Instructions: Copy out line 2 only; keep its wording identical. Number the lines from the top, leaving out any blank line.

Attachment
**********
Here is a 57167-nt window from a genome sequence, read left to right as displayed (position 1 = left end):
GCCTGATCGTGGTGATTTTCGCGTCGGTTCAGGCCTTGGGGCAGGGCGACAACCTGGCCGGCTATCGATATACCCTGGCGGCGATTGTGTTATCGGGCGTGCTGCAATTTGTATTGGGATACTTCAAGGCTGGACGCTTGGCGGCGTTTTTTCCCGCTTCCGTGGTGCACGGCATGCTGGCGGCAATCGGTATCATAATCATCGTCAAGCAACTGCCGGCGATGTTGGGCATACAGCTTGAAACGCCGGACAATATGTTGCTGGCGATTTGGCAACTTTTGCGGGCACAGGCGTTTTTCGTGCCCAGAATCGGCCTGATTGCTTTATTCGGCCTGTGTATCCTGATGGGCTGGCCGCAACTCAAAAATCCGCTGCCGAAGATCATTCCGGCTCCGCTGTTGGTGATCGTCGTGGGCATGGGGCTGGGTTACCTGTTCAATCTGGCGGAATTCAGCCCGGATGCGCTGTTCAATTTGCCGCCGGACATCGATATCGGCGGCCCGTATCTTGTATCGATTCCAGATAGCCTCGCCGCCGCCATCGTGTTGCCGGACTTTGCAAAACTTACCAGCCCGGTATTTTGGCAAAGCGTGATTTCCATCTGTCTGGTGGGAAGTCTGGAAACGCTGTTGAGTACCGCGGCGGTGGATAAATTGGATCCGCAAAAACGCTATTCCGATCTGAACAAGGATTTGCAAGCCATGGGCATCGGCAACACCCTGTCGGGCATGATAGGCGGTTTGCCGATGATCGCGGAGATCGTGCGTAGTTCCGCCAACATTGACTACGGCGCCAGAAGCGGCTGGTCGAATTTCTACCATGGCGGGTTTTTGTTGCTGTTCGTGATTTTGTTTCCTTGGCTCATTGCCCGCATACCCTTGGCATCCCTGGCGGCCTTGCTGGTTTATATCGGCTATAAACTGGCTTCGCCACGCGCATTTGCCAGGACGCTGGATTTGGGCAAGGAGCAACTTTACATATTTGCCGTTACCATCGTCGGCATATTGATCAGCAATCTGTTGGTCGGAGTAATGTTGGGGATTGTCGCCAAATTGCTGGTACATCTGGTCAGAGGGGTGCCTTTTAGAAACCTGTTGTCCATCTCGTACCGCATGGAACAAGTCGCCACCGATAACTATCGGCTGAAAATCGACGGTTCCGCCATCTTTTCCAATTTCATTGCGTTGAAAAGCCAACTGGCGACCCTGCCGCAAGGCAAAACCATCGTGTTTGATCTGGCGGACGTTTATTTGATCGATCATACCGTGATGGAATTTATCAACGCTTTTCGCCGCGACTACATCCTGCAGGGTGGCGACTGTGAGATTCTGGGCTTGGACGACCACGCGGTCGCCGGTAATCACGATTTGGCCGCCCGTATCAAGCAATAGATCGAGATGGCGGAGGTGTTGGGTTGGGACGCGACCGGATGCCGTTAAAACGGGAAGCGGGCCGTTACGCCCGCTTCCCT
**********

GCCTGATCGTGGTGATTTTCGCGTCGGTTCAGGCCTTGGGGCAGGGCGACAACCTGGCCGGCTATCGATATACCCTGGCGGCGATTGTGTTATCGGGCGTGCTGCAATTTGTATTGGGATACTTCAAGGCTGGACGCTTGGCGGCGTTTTTTCCCGCTTCCGTGGTGCACGGCATGCTGGCGGCAATCGGTATCATAATCATCGTCAAGCAACTGCCGGCGATGTTGGGCATACAGCTTGAAACGCCGGACAATATGTTGCTGGCGATTTGGCAACTTTTGCGGGCACAGGCGTTTTTCGTGCCCAGAATCGGCCTGATTGCTTTATTCGGCCTGTGTATCCTGATGGGCTGGCCGCAACTCAAAAATCCGCTGCCGAAGATCATTCCGGCTCCGCTGTTGGTGATCGTCGTGGGCATGGGGCTGGGTTACCTGTTCAATCTGGCGGAATTCAGCCCGGATGCGCTGTTCAATTTGCCGCCGGACATCGATATCGGCGGCCCGTATCTTGTATCGATTCCAGATAGCCTCGCCGCCGCCATCGTGTTGCCGGACTTTGCAAAACTTACCAGCCCGGTATTTTGGCAAAGCGTGATTTCCATCTGTCTGGTGGGAAGTCTGGAAACGCTGTTGAGTACCGCGGCGGTGGATAAATTGGATCCGCAAAAACGCTATTCCGATCTGAACAAGGATTTGCAAGCCATGGGCATCGGCAACACCCTGTCGGGCATGATAGGCGGTTTGCCGATGATCGCGGAGATCGTGCGTAGTTCCGCCAACATTGACTACGGCGCCAGAAGCGGCTGGTCGAATTTCTACCATGGCGGGTTTTTGTTGCTGTTCGTGATTTTGTTTCCTTGGCTCATTGCCCGCATACCCTTGGCATCCCTGGCGGCCTTGCTGGTTTATATCGGCTATAAACTGGCTTCGCCACGCGCATTTGCCAGGACGCTGGATTTGGGCAAGGAGCAACTTTACATATTTGCCGTTACCATCGTCGGCATATTGATCAGCAATCTGTTGGTCGGAGTAATGTTGGGGATTGTCGCCAAATTGCTGGTACATCTGGTCAGAGGGGTGCCTTTTAGAAACCTGTTGTCCATCTCGTACCGCATGGAACAAGTCGCCACCGATAACTATCGGCTGAAAATCGACGGTTCCGCCATCTTTTCCAATTTCATTGCGTTGAAAAGCCAACTGGCGACCCTGCCGCAAGGCAAAACCATCGTGTTTGATCTGGCGGACGTTTATTTGATCGATCATACCGTGATGGAATTTATCAACGCTTTTCGCCGCGACTACATCCTGCAGGGTGGCGACTGTGAGATTCTGGGCTTGGACGACCACGCGGTCGCCGGTAATCACGATTTGGCCGCCCGTATCAAGCAATAGATCGAGATGGCGGAGGTGTTGGGTTGGGACGCGACCGGATGCCGTTAAAACGGGAAGCGGGCCGTTACGCCCGCTTCCCT